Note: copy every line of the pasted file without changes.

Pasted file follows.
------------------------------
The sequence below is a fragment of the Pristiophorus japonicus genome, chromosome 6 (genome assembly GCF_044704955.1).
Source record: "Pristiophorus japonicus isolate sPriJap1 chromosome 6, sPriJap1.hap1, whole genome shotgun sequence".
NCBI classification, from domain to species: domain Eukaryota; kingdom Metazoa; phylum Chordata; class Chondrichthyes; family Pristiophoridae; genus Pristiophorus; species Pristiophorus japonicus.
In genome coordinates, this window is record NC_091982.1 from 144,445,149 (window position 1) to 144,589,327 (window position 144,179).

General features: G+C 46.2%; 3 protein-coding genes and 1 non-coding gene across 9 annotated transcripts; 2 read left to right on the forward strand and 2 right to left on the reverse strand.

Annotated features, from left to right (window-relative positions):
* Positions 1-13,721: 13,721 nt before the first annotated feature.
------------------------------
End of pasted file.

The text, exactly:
The sequence below is a fragment of the Pristiophorus japonicus genome, chromosome 6 (genome assembly GCF_044704955.1).
Source record: "Pristiophorus japonicus isolate sPriJap1 chromosome 6, sPriJap1.hap1, whole genome shotgun sequence".
NCBI classification, from domain to species: domain Eukaryota; kingdom Metazoa; phylum Chordata; class Chondrichthyes; family Pristiophoridae; genus Pristiophorus; species Pristiophorus japonicus.
In genome coordinates, this window is record NC_091982.1 from 144,445,149 (window position 1) to 144,589,327 (window position 144,179).

General features: G+C 46.2%; 3 protein-coding genes and 1 non-coding gene across 9 annotated transcripts; 2 read left to right on the forward strand and 2 right to left on the reverse strand.

Annotated features, from left to right (window-relative positions):
* Positions 1-13,721: 13,721 nt before the first annotated feature.